Official Title: Sepsis in Neutropenic Patients: Autologous Stem Cell Transplantation as Model: a Transcriptomic Approach.

Resource links provided by NLM:


Further study details as provided by Assistance Publique Hopitaux De Marseille:

Primary Outcome Measures:
  • blood samples [ Time Frame: 3 YEARS ] [ Designated as safety issue: No ]
    transcriptomic profile identification


Secondary Outcome Measures:
  • blood samples [ Time Frame: 3 YEARS ] [ Designated as safety issue: No ]
    the observed profile in patients developing fever and sepsis in comparison with patients not developing such complications

  • blood samples [ Time Frame: 3 YEARS ] [ Designated as safety issue: No ]
    the prediction, for each patient, a transcriptomic signature linked to a higher risk developing a sepsis.


Estimated Enrollment: 24
Study Start Date: May 2012
Estimated Study Completion Date: December 2015
Estimated Primary Completion Date: May 2015 (Final data collection date for primary outcome measure)
Arms Assigned Interventions
Experimental: blood samples Biological: blood draw

  Eligibility

Ages Eligible for Study:   18 Years and older
Genders Eligible for Study:   Both
Accepts Healthy Volunteers:   No
Criteria

Inclusion Criteria:

  • the criteria required to be candidate in an ASCH in our service(department) (age 18 - 66 years, myélome in 1 ° in reply partial line or lymphoma or complete answer after one 2 ° line, absence of preliminary visceral failure).

Informed, willing patients and having given their agreement in writing.

Exclusion Criteria:

  • Refusal of the patient
  Contacts and Locations
Choosing to participate in a study is an important personal decision. Talk with your doctor and family members or friends about deciding to join a study. To learn more about this study, you or your doctor may contact the study research staff using the Contacts provided below. For general information, see Learn About Clinical Studies.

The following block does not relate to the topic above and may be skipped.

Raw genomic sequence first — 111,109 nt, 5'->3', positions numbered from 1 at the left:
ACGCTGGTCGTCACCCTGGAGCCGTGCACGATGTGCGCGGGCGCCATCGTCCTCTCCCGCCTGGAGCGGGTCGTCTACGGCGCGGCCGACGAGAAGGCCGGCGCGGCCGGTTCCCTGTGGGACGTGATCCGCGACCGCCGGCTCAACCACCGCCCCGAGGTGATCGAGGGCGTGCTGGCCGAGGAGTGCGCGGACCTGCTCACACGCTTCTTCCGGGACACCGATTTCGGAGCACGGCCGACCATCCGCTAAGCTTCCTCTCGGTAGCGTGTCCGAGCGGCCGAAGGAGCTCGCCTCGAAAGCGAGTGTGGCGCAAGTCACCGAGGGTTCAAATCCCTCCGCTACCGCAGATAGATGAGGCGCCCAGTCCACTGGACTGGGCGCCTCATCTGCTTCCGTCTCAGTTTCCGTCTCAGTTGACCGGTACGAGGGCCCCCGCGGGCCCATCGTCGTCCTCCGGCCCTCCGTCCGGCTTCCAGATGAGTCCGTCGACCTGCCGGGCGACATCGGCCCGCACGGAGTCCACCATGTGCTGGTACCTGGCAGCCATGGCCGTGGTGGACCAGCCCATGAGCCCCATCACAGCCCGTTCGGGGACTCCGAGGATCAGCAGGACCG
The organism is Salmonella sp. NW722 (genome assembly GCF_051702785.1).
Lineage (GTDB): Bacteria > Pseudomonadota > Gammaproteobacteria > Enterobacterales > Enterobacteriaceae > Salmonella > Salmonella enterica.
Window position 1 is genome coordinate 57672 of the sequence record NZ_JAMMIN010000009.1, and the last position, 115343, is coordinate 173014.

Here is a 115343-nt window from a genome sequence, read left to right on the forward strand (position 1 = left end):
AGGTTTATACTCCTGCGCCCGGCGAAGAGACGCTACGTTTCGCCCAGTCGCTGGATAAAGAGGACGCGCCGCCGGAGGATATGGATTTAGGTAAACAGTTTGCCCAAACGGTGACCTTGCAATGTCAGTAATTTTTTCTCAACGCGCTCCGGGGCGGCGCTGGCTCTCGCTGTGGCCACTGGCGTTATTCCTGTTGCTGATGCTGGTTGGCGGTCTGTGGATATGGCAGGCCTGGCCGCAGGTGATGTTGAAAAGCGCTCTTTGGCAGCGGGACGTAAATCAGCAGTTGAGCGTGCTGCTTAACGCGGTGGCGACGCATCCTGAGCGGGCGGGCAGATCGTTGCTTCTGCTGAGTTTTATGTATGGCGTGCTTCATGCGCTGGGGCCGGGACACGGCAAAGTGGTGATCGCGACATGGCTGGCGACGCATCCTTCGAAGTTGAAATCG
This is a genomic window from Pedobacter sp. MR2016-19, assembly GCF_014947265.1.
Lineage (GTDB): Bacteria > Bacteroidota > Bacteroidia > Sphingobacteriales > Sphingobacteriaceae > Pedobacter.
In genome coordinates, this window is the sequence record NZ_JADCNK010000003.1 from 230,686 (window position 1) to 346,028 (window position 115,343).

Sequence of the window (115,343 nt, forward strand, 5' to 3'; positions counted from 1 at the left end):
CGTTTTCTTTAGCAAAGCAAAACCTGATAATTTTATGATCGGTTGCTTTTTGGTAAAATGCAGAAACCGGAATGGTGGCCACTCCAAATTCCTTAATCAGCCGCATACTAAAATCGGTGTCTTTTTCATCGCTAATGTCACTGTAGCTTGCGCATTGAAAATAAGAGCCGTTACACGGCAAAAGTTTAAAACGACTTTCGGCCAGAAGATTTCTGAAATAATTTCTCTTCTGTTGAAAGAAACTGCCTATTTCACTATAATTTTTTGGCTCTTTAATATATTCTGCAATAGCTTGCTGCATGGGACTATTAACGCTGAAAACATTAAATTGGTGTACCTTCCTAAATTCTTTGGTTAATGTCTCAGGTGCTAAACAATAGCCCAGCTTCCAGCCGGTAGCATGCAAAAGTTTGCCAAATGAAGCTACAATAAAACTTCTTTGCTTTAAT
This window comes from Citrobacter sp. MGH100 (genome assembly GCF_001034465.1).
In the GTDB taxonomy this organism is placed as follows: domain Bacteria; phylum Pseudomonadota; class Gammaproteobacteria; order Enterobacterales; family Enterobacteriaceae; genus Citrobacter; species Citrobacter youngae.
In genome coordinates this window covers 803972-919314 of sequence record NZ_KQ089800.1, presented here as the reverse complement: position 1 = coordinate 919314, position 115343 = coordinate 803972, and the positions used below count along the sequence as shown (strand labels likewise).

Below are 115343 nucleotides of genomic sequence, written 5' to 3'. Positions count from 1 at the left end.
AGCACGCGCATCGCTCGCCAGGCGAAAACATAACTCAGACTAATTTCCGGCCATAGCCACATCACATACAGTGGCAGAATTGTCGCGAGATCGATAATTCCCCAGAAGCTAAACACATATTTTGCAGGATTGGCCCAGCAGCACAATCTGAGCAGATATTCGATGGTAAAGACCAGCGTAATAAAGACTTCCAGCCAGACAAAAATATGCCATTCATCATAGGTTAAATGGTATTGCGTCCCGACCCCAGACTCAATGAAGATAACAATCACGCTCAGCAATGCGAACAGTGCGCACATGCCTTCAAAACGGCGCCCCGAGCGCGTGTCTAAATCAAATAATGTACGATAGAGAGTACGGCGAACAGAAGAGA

Please refer to this study by its ClinicalTrials.gov identifier: NCT01693952

Contacts
Contact: LAURE FARNAULT laure.farnault@ap-hm.fr

Locations
France
Assistance Publique Hopitaux de Marseille Recruiting
Marseille, France, 13354
Contact: laure farnault    04 91 38 41 53    laure.farnault@ap-hm.fr   
Principal Investigator: laure farnault         
Sponsors and Collaborators
Assistance Publique Hopitaux De Marseille
Investigators
Study Director: BERNARD BELAIGUES Assistance Publique hôpitaux de Marseille
  More Information

No publications provided

Responsible Party: Assistance Publique Hopitaux De Marseille
ClinicalTrials.gov Identifier: NCT01693952     History of Changes
Other Study ID Numbers: 2012-A00322-41, 2012-08
Study First Received: May 21, 2012
Last Updated: November 28, 2013
Health Authority: France: Afssaps - Agence française de sécurité sanitaire des produits de santé (Saint-Denis)

Additional relevant MeSH terms:
Sepsis
Toxemia
Infection
Systemic Inflammatory Response Syndrome
Inflammation
Pathologic Processes

ClinicalTrials.gov processed this record on July 28, 2014